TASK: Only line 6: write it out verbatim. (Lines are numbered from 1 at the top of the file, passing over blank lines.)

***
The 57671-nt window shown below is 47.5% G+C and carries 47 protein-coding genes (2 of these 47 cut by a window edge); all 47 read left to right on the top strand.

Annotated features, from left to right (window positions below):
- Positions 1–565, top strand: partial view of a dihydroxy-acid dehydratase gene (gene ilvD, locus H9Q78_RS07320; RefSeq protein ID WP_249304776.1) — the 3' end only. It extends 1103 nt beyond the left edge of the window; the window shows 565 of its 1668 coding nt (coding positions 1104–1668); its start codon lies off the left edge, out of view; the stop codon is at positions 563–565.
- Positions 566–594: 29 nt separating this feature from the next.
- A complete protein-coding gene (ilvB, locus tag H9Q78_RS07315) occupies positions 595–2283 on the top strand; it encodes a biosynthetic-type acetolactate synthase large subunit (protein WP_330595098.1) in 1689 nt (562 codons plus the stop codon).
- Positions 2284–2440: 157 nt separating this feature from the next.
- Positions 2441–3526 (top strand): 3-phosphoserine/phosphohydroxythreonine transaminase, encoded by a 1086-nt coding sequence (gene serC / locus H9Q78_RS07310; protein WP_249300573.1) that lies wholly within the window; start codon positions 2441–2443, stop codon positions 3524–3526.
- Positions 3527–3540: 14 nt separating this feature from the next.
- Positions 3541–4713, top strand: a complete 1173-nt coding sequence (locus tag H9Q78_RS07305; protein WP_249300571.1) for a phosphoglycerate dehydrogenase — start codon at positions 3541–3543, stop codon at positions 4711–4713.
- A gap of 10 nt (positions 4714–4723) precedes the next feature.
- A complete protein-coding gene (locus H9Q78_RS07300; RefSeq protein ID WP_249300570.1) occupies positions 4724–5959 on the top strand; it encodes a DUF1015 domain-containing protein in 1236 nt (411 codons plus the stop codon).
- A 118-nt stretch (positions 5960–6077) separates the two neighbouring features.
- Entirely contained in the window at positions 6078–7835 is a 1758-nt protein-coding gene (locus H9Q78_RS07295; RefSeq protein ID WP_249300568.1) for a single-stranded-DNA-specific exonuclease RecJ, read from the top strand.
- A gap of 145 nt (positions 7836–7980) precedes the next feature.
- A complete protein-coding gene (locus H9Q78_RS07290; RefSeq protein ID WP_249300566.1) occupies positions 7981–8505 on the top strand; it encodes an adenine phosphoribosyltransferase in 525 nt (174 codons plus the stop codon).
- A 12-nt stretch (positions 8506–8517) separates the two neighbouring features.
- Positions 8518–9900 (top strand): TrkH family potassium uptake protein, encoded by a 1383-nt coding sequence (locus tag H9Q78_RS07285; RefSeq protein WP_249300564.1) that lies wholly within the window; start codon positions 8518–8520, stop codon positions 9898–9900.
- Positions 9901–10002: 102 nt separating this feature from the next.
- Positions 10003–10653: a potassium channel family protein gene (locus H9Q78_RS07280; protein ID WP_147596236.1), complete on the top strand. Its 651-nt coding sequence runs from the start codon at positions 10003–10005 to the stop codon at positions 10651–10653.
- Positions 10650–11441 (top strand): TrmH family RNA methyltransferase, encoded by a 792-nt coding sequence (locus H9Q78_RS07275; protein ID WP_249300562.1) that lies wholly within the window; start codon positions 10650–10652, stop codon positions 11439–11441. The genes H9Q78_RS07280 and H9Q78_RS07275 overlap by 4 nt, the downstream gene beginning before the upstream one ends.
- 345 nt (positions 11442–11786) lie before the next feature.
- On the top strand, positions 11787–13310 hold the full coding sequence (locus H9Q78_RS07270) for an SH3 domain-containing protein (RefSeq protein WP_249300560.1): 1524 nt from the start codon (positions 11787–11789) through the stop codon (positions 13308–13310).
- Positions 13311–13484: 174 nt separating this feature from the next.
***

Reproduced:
- Positions 2284–2440: 157 nt separating this feature from the next.